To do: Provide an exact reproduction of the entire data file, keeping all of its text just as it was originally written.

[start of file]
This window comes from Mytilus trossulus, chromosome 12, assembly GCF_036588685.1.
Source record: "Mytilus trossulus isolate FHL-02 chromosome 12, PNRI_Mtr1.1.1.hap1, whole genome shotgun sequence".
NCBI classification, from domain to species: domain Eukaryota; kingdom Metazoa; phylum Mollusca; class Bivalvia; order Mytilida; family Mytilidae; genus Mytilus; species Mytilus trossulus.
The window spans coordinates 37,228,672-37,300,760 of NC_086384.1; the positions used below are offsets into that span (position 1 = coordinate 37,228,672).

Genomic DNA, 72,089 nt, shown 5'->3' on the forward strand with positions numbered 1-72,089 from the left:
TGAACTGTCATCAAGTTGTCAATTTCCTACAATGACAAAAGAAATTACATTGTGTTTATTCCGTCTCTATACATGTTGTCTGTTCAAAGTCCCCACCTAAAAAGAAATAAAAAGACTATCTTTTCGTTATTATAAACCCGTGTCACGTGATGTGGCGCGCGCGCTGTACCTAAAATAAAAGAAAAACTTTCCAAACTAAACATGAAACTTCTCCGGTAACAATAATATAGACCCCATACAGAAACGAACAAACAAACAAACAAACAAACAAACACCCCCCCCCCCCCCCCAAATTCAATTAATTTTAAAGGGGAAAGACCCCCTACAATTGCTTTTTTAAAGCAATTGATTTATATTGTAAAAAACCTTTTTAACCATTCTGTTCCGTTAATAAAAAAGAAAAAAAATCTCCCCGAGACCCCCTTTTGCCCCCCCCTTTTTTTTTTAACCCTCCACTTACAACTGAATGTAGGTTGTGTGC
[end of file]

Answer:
This window comes from Mytilus trossulus, chromosome 12, assembly GCF_036588685.1.
Source record: "Mytilus trossulus isolate FHL-02 chromosome 12, PNRI_Mtr1.1.1.hap1, whole genome shotgun sequence".
NCBI classification, from domain to species: domain Eukaryota; kingdom Metazoa; phylum Mollusca; class Bivalvia; order Mytilida; family Mytilidae; genus Mytilus; species Mytilus trossulus.
The window spans coordinates 37,228,672-37,300,760 of NC_086384.1; the positions used below are offsets into that span (position 1 = coordinate 37,228,672).

Genomic DNA, 72,089 nt, shown 5'->3' on the forward strand with positions numbered 1-72,089 from the left:
TGAACTGTCATCAAGTTGTCAATTTCCTACAATGACAAAAGAAATTACATTGTGTTTATTCCGTCTCTATACATGTTGTCTGTTCAAAGTCCCCACCTAAAAAGAAATAAAAAGACTATCTTTTCGTTATTATAAACCCGTGTCACGTGATGTGGCGCGCGCGCTGTACCTAAAATAAAAGAAAAACTTTCCAAACTAAACATGAAACTTCTCCGGTAACAATAATATAGACCCCATACAGAAACGAACAAACAAACAAACAAACAAACAAACACCCCCCCCCCCCCCCCAAATTCAATTAATTTTAAAGGGGAAAGACCCCCTACAATTGCTTTTTTAAAGCAATTGATTTATATTGTAAAAAACCTTTTTAACCATTCTGTTCCGTTAATAAAAAAGAAAAAAAATCTCCCCGAGACCCCCTTTTGCCCCCCCCTTTTTTTTTTAACCCTCCACTTACAACTGAATGTAGGTTGTGTGC